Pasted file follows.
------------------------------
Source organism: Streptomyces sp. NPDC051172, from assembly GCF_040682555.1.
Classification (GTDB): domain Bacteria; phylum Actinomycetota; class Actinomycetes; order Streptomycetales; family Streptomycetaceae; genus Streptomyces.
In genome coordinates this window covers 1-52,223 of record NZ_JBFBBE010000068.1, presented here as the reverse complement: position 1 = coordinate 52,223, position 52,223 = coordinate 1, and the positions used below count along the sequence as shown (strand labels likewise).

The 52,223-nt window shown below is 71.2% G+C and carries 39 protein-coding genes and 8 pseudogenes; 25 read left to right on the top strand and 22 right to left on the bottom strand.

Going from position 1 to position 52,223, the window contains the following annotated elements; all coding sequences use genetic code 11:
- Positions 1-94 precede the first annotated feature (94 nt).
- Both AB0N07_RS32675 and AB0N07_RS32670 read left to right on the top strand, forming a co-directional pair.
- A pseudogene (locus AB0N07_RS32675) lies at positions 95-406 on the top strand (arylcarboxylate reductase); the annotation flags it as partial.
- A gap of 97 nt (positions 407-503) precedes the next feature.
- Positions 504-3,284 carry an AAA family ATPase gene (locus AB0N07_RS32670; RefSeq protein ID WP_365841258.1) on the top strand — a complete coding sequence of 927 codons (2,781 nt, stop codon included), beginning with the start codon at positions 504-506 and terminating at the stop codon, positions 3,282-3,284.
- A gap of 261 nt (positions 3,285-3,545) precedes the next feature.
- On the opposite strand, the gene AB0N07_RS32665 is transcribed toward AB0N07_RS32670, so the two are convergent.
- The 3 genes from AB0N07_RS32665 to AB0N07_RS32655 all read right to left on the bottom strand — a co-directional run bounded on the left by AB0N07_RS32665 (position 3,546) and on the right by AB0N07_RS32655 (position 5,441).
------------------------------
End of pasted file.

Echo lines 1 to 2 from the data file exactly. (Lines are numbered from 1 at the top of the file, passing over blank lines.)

Source organism: Streptomyces sp. NPDC051172, from assembly GCF_040682555.1.
Classification (GTDB): domain Bacteria; phylum Actinomycetota; class Actinomycetes; order Streptomycetales; family Streptomycetaceae; genus Streptomyces.